By Emil Danielyan and Astghik Bedevian
The World Bank is considering providing financial assistance to Armenia as part of its unfolding efforts to prevent a worldwide spread of bird flu, the spokesman for its Yerevan office said on Wednesday.
Vigen Sargsian told RFE/RL that the World Bank is currently discussing with the Armenian government the possibility of allocating up to $5 million in loans and grants that would significantly expand emergency measures aimed at preventing a spread of the deadly virus from neighboring Turkey. “The discussions are still in the preliminary stages,” Sargsian said, adding that the government has yet to file a formal aid application.
The bank’s Washington-based Board of Directors set aside $500 million last week to help to prevent a global bird flu pandemic. Turkey, which has already been hit hard by the H5N1 virus, is expected to receive $30 million under the program. Authorities there announced Tuesday that another child was diagnosed with bird flu, raising to 21 the number of human cases in the country, including four children already dead and a boy in
worsening health. The deaths occurred in rural areas close to the Armenian border.
The Armenian government has so far earmarked only 50 million drams ($110,000) for its preventive measures. The bulk of the money is to be spent on the vaccination of all children and chickens in villages located along Armenia’s closed frontier with Turkey.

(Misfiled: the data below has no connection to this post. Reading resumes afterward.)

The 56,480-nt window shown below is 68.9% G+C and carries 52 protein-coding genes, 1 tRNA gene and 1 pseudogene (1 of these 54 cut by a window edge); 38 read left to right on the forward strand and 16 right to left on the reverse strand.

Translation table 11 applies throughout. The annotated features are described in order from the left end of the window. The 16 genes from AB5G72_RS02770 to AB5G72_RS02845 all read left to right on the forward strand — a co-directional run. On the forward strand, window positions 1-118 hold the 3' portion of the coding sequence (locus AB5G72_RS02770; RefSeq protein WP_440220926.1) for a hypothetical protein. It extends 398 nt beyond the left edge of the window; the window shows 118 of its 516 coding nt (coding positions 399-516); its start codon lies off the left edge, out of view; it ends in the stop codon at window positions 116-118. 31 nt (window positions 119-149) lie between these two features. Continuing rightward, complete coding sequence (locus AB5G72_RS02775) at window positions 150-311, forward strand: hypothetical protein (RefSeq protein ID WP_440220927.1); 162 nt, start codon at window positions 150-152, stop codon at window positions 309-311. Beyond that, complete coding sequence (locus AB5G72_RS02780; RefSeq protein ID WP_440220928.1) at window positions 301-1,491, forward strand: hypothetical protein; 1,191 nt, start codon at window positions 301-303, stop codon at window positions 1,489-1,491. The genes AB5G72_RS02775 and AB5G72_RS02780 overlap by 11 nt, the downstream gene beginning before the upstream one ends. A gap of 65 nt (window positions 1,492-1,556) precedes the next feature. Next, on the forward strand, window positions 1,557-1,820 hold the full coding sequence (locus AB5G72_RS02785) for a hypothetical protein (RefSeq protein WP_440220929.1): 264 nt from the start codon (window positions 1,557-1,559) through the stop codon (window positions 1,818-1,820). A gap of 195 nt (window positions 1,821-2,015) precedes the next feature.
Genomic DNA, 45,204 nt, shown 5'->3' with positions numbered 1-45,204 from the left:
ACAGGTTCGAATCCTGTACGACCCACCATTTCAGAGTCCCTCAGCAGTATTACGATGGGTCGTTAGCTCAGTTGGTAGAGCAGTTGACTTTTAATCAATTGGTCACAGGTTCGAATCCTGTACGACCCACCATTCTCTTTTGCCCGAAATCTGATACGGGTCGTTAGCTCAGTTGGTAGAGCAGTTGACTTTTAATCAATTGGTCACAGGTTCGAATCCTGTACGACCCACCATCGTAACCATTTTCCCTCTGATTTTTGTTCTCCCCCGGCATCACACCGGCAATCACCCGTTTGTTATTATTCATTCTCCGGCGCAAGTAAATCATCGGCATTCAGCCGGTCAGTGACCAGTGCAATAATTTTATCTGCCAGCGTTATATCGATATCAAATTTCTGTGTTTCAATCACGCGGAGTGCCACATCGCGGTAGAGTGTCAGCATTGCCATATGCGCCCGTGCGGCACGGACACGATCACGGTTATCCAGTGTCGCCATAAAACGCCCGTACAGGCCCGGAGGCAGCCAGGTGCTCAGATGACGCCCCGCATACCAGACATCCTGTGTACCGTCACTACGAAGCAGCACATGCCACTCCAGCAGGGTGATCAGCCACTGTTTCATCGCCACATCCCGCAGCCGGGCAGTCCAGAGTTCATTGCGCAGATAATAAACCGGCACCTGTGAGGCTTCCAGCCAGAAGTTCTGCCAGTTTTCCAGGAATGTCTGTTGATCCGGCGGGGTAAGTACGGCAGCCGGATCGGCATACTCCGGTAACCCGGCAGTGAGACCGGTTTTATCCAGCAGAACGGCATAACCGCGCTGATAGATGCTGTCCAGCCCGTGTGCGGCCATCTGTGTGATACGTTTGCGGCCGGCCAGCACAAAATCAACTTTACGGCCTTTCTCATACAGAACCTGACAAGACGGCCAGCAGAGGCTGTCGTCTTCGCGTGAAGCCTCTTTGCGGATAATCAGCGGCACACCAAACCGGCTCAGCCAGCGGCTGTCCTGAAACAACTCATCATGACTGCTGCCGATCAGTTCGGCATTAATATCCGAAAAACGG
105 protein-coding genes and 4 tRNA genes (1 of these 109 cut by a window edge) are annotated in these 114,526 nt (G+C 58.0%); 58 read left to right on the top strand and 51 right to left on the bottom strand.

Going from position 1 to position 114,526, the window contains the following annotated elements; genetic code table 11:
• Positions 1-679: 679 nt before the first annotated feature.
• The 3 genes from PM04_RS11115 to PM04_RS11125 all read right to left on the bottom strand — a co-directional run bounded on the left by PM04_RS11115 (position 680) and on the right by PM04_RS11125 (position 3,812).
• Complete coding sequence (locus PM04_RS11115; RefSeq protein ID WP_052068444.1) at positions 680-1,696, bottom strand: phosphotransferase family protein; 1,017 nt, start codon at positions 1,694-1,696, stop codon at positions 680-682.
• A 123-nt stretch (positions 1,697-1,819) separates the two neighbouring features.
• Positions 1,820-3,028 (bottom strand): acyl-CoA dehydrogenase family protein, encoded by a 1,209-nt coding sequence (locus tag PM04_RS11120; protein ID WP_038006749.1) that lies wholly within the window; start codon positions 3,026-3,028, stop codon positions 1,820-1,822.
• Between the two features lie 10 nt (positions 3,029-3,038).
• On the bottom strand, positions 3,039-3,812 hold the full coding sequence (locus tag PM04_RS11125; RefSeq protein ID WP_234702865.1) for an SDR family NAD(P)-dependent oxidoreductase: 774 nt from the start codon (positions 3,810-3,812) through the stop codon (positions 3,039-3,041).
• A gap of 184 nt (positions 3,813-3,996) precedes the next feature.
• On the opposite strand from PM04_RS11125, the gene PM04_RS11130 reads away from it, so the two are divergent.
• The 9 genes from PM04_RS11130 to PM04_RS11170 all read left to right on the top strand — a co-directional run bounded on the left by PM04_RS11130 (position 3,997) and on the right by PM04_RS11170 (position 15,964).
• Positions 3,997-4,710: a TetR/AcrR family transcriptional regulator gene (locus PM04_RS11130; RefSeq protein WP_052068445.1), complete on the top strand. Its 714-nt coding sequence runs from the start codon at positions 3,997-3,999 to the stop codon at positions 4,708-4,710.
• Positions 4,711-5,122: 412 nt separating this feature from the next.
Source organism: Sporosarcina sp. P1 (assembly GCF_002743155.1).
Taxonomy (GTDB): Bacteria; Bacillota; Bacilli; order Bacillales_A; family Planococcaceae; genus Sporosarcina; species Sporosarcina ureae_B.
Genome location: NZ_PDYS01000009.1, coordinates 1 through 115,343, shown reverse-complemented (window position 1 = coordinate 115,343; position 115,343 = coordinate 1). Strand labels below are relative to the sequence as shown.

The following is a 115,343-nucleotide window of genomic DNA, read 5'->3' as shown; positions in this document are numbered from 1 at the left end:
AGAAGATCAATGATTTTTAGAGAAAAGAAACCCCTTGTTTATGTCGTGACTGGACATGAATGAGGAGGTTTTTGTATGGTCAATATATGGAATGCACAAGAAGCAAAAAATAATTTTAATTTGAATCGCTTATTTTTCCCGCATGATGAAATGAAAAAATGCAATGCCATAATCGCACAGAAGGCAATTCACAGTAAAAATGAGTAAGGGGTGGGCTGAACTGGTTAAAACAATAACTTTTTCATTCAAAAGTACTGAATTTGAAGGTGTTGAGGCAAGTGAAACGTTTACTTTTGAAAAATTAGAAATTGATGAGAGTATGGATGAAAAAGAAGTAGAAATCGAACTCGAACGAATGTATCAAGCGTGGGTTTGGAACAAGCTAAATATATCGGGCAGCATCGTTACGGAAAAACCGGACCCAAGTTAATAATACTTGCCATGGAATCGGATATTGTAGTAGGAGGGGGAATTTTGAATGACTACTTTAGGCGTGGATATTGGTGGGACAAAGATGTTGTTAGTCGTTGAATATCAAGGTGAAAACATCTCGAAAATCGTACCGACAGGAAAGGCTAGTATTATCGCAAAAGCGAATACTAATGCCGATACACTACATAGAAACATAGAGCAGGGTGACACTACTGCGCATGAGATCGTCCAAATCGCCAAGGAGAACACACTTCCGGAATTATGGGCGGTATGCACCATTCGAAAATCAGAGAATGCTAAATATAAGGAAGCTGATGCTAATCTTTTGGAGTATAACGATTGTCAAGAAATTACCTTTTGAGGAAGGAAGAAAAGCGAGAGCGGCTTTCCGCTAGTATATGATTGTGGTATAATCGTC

Residents of some of those villages told RFE/RL on Tuesday that the process is already in progress. Officials there admitted that the vaccines injected into domestic birds free of charge are designed to neutralize conventional and less dangerous chicken diseases other than bird flu. But they said the drugs are still useful as they strengthen humans’ and chickens’ immunity to the virus.
“People are not panicking and understand all the measures taken by the authorities,” said Ashot Terterian, mayor of Lusarat, a village less than one kilometer from the Turkish border. “Our vet has visited almost every house to conduct explanatory work.”
“All of my chickens have been injected with drugs provided by the village administration,” said a woman in the neighboring Yeghegnavan village.
Local officials and ordinary residents also said there have been virtually no chicken deaths in the area since the outbreak of the disease in Turkey. Many also said they continue to eat poultry despite the risks involved. “What should we be afraid of? Our chickens are healthy,” said another Yeghegnavan farmer.
“We keep eating our chickens,” said a young man in another local village, Noyakert. “I have more than a dozen chickens. The vet brought drugs the other day and we injected it. Nothing has happened yet.”